lull before closing
There’s a specific chill that I dig. It follows show’s high point. People start to leave. Couples take the coats from off the back of chairs. There’s a low, stated reminder to tip the barkeepers. The artists are still on stage—the set’s not done. And there isn’t some big encore planned—not like some special prize for those who stick it out. Things trail off, musically. Low notes lilt softer into the cooling air like the final sparks thrown from a smoldering fire.
It’s in the moment before the end that I think the real in people shows up. You know? The show is pretty much over. The energy has been spent. Fans have either been made or people have checked out. There’s nothing to be gained from a flashy finish. Things are wrapping up.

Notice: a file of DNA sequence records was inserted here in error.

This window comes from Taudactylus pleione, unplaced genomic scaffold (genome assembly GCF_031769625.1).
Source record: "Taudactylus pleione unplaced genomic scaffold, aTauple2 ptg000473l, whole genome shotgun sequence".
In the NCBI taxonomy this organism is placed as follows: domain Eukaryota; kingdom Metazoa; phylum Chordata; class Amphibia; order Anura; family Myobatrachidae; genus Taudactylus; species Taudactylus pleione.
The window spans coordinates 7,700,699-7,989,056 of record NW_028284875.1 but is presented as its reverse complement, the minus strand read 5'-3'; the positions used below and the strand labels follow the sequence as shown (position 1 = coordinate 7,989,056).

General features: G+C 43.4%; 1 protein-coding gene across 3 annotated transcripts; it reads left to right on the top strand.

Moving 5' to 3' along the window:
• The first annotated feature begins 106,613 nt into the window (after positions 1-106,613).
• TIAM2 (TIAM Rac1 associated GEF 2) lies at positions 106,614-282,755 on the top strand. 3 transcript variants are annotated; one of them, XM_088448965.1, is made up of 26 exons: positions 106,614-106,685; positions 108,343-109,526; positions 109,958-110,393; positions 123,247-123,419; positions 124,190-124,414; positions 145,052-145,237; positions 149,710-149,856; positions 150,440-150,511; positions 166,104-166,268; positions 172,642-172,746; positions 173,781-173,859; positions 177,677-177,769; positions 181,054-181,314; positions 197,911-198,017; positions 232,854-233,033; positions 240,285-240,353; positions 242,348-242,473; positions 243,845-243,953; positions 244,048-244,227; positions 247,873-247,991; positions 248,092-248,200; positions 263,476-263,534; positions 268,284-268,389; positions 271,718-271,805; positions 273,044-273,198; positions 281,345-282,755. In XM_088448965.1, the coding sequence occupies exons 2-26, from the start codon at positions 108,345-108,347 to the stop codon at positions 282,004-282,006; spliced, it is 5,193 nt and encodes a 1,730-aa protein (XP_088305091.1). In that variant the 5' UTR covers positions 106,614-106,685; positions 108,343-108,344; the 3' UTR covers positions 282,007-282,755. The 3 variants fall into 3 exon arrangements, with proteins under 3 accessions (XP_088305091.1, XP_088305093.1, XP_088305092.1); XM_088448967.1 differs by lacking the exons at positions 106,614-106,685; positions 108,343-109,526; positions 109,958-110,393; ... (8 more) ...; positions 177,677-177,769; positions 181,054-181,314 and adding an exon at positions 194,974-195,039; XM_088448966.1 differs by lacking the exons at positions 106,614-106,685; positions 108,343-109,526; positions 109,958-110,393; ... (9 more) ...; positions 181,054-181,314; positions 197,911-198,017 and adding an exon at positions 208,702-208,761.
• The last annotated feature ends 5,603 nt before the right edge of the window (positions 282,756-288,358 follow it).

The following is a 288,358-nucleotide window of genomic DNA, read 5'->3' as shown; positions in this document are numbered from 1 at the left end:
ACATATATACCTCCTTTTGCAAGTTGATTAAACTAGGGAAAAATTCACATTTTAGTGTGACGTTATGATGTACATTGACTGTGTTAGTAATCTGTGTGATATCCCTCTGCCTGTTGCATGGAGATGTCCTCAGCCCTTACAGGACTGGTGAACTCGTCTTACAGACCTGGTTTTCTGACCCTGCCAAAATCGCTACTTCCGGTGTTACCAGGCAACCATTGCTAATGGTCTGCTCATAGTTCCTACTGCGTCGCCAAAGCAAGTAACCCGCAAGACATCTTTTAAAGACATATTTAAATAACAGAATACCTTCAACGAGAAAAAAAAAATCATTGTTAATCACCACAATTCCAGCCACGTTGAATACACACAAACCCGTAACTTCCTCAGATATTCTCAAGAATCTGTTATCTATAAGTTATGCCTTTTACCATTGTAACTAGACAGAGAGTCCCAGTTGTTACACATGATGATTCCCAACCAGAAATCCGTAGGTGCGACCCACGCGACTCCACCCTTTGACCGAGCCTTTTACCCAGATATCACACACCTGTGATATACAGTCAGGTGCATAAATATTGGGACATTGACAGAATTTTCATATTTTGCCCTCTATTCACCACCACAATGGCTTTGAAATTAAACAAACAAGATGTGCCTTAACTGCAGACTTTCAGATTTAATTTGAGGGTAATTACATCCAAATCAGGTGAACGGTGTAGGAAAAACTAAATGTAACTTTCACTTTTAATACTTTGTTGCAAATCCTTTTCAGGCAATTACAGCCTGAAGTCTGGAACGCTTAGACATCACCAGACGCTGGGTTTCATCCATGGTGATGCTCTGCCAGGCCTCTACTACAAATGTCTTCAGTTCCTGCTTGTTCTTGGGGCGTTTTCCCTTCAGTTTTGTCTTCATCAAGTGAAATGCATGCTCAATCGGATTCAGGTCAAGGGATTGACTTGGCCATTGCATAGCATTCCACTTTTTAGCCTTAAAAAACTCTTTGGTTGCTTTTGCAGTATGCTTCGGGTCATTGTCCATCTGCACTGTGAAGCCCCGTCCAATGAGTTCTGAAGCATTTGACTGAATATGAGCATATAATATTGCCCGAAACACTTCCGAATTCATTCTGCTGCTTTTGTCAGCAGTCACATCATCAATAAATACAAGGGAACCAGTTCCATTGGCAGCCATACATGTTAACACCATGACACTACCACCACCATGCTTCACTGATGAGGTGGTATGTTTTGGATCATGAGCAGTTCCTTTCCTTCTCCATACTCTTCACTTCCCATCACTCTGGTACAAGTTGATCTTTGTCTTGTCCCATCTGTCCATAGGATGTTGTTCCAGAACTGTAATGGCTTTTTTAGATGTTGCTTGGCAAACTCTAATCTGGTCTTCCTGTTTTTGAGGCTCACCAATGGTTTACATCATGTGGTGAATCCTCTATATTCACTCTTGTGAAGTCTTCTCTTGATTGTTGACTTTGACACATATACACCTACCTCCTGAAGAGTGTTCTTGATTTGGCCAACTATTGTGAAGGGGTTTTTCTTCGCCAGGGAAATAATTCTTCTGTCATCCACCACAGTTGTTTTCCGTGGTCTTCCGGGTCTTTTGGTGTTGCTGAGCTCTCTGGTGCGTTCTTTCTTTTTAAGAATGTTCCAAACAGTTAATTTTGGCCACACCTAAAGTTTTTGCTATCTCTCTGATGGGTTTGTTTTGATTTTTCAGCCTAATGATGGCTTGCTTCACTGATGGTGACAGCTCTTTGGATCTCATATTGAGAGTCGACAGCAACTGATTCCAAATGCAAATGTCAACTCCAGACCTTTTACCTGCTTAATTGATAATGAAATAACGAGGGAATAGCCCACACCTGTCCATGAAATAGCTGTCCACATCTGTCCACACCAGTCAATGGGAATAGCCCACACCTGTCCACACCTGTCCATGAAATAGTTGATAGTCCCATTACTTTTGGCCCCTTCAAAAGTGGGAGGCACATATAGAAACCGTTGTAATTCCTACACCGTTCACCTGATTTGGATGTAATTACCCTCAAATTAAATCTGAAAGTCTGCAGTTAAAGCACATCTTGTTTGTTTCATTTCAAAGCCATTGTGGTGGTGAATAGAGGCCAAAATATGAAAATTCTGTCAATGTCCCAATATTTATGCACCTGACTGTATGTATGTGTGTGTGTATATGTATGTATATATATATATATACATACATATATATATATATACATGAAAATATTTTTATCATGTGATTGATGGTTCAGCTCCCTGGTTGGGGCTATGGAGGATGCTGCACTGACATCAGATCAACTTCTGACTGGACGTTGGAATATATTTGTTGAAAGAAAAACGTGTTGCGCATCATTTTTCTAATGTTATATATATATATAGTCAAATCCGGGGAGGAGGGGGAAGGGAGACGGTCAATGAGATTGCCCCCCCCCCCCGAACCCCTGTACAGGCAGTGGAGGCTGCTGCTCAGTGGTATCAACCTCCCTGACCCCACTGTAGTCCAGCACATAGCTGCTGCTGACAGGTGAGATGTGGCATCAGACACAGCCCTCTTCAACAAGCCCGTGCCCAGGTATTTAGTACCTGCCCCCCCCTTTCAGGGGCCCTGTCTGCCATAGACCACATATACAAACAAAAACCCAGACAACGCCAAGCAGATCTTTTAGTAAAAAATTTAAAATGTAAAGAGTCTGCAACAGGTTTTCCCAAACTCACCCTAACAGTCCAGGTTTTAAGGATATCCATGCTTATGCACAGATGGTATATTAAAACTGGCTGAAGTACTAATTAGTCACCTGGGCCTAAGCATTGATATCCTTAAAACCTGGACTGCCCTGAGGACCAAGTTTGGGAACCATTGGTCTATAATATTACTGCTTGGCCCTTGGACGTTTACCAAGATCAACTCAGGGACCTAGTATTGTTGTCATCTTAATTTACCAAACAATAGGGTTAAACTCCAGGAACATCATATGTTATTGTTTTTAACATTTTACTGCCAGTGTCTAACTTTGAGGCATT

It’s a comfortable time.
I liken it to the ride back from a dinner out with someone. There’s not much to be said. And that’s okay. If someone sticks it out in the quiet, they’re there for sure. There’s a friend, I’d say—a partner. They’re not looking to be impressed. They’re not expecting to be entertained.
The comfortable lull’s arrival can’t be rushed. It’s really just a genuine moment that blossoms out of all the noise. And it’s a nice change, I think.